Question What should I upgrade/do? 1K budget

Aug 11, 2019
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Okay, so built my computer with a friend around 6 years ago and still have the same motherboard. upgraded my GPU and CPU but never bothered with the motherboard (lmao).

Current build is:

NVIDIA GTX 970
i7-4790 (nonk)
ASrock H97m Pro4 Motherboard
24 Gb of RAM
and I think a measly 500W PSU can't recall...

1TB HD
I think a 125GB SSD for my local drive,
and a 500GB SSD as well for an /A: drive.

I feel like this set up is getting to be, for a lack of better terms, retarded as hell.
I'm asking for some advice for which routes to take and whether or not I should upgrade to 1151?

Can't seem to find anything even relatively new for an 1150 socket type board. . .

I'm at a loss here folks!
Any advice would do, oh gurus of the computer-ing world!

Edit: I think I have 2 fans for "cooling" that don't do much I don't think. Not to mention the cooler master fans are also.... 6 years old. . . . and my tower is a medium size but also 6 years of age....
hellllpp meeeee haha
 
Well, your system is still mid-range even by today's standards. You can start by buying a good quality power supply to ensure continued protection and operation of your system or future system. Let us help you with picking the PSU once we establish a budget and plan. Or, maybe you are wrong about your power supply? If it was high-quality it might still be usable. But if it is like you say 500W (and not 550W) it likely needs to be replaced. Manufacturer's moved to higher quality 550W models in recent years.

Speaking of budget, that will determine what you can do. Also, what is your monitor/display?
 
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gn842a

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If your C: drive (OS drive) is 128 gigs it may be getting too full. Mine was showing a red line I guess because of the games my kid loaded. Anyhow it wasn't worth trying to figure out what was using all the space so I just installed a 500 gig SATA ssd. Clone the 128 gig SSD to a 500 gig SSD and keep the 128 as a backup in case your future alterations have unforeseen consequences and you just want something that will boot you up with your old drivers.

MrN1 is right if you don't know what power supply you have you probably don't have a good one. And 500 watts is trying a little too hard to save money. Maybe shoot for 750 to 800.
 
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Aug 11, 2019
3
0
10
0
Well, your system is still mid-range even by today's standards. You can start by buying a good quality power supply to ensure continued protection and operation of your system or future system. Let us help you with picking the PSU once we establish a budget and plan. Or, maybe you are wrong about your power supply? If it was high-quality it might still be usable. But if it is like you say 500W (and not 550W) it likely needs to be replaced. Manufacturer's moved to higher quality 550W models in recent years.

Speaking of budget, that will determine what you can do. Also, what is your monitor/display?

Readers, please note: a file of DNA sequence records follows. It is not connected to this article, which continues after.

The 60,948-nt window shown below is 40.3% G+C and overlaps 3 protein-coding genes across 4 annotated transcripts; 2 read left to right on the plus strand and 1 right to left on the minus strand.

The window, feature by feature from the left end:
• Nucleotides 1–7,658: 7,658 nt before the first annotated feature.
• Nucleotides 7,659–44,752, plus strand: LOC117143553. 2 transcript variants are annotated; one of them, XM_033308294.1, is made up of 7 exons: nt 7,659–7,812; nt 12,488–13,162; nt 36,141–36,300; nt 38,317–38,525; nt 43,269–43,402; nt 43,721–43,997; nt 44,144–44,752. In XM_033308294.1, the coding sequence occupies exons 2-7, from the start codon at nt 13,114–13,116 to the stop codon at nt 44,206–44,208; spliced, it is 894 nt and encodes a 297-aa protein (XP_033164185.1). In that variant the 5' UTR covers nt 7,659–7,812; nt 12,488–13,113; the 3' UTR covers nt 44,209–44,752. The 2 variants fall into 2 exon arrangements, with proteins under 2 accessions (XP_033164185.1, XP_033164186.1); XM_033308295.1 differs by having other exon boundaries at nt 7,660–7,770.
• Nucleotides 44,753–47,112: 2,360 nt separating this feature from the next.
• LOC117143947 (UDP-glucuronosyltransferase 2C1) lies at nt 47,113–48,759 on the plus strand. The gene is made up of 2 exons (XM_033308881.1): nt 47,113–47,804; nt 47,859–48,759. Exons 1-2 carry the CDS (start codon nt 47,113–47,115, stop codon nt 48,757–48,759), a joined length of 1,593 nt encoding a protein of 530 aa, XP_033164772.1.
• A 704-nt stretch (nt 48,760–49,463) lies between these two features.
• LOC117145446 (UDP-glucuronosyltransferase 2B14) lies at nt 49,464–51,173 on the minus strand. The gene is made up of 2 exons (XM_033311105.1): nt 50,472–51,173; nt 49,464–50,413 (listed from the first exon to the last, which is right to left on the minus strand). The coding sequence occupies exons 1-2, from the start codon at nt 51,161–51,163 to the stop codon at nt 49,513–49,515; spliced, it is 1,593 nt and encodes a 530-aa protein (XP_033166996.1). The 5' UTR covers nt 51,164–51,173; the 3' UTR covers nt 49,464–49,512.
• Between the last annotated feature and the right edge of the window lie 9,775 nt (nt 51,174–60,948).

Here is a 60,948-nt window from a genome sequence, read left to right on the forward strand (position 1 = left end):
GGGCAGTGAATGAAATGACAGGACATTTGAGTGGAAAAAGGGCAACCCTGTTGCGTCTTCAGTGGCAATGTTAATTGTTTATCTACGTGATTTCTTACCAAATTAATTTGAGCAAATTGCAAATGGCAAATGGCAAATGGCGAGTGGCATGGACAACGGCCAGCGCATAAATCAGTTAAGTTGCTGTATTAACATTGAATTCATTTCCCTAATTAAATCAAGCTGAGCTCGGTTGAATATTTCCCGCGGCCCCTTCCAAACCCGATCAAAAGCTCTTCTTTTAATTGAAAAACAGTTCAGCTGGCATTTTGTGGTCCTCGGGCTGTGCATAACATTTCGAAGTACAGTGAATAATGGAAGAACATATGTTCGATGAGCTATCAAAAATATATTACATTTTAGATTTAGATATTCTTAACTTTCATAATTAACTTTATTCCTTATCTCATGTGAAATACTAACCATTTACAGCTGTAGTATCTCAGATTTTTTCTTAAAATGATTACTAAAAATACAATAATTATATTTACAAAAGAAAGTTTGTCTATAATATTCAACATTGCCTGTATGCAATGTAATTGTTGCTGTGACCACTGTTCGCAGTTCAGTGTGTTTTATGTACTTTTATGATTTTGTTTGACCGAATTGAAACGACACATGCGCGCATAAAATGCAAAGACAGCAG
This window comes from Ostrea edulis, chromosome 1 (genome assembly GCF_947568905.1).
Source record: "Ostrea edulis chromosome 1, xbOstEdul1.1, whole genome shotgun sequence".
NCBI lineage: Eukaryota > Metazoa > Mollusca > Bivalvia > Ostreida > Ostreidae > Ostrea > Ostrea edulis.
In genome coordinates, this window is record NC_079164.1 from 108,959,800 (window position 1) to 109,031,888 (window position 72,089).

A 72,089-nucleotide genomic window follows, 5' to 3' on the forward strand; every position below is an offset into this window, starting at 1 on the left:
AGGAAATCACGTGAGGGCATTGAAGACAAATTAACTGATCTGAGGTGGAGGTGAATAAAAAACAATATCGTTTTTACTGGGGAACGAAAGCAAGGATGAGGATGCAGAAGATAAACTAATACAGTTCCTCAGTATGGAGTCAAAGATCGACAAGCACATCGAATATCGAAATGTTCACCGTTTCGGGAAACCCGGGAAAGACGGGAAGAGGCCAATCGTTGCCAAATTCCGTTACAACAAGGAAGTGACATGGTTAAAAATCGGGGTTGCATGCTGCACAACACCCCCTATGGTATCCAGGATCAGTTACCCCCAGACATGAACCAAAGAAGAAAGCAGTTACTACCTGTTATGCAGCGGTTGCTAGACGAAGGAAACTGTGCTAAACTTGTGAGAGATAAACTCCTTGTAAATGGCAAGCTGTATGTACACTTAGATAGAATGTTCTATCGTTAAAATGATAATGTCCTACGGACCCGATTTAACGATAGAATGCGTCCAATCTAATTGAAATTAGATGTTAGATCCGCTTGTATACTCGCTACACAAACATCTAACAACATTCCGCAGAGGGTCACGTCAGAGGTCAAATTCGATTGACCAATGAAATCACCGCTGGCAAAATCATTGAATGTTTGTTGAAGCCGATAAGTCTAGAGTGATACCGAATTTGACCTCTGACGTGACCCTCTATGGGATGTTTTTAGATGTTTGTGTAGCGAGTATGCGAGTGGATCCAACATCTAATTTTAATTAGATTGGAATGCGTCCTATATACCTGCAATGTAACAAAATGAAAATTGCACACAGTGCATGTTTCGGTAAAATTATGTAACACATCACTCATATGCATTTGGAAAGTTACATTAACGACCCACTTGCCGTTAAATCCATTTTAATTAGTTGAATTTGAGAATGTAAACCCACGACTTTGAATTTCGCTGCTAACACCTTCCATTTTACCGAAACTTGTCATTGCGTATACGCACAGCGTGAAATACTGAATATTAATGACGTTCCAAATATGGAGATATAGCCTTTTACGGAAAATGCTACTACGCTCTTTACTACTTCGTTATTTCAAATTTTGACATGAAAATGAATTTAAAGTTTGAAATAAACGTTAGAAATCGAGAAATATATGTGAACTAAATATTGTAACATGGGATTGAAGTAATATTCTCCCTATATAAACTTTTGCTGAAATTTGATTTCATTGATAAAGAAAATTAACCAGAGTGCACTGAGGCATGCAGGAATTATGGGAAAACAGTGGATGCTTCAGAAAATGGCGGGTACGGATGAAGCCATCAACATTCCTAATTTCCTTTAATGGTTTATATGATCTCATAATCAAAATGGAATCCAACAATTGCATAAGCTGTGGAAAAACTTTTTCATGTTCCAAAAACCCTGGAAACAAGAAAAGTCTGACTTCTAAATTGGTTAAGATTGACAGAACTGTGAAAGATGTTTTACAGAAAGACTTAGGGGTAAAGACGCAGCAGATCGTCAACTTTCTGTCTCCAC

Hmmm...let's see, I'm running dual monitors with a BenQ as the main. I believe I bought this one around 3.5 years ago? BenQ XL2411Z 144Hz.

The second monitor is an old toaster.. Haha, a Dell ST2010 60Hz 8-bit

Let's see, my budget would be around 1K. And my power supply is most definitely not a 550W. Although, I think the PSU is of "Gold" value?

Edit: btw thanks for the quick reply
 
Aug 11, 2019
3
0
10
0
If your C: drive (OS drive) is 128 gigs it may be getting too full. Mine was showing a red line I guess because of the games my kid loaded. Anyhow it wasn't worth trying to figure out what was using all the space so I just installed a 500 gig SATA ssd. Clone the 128 gig SSD to a 500 gig SSD and keep the 128 as a backup in case your future alterations have unforeseen consequences and you just want something that will boot you up with your old drivers.

MrN1 is right if you don't know what power supply you have you probably don't have a good one. And 500 watts is trying a little too hard to save money. Maybe shoot for 750 to 800.
Okay for sure.
Yeah I know... It's been years since I properly upgraded and the parts that I did... were mostly impulse buys without real process of upgrading a pc. Any good PSU you'd recommend?

Edit: Also, how would I "clone" my C: drive to my A:?
 

gn842a

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Okay for sure.
Yeah I know... It's been years since I properly upgraded and the parts that I did... were mostly impulse buys without real process of upgrading a pc. Any good PSU you'd recommend?

Edit: Also, how would I "clone" my C: drive to my A:?
Cloning requires software like Macrium (there are a bunch out there). Watch a few videos before you do it. Cloning from a small SSD to a large one should not be a problem. Just be sure that you have copied all your data files to a third drive where they will be safe. And when you do cloning, as with an OS installation, it is always smartest to disengage any other drive (optical, storage, whatever) so as not to get anything confused. Your Macrium program will be installed on your 128 gig OS.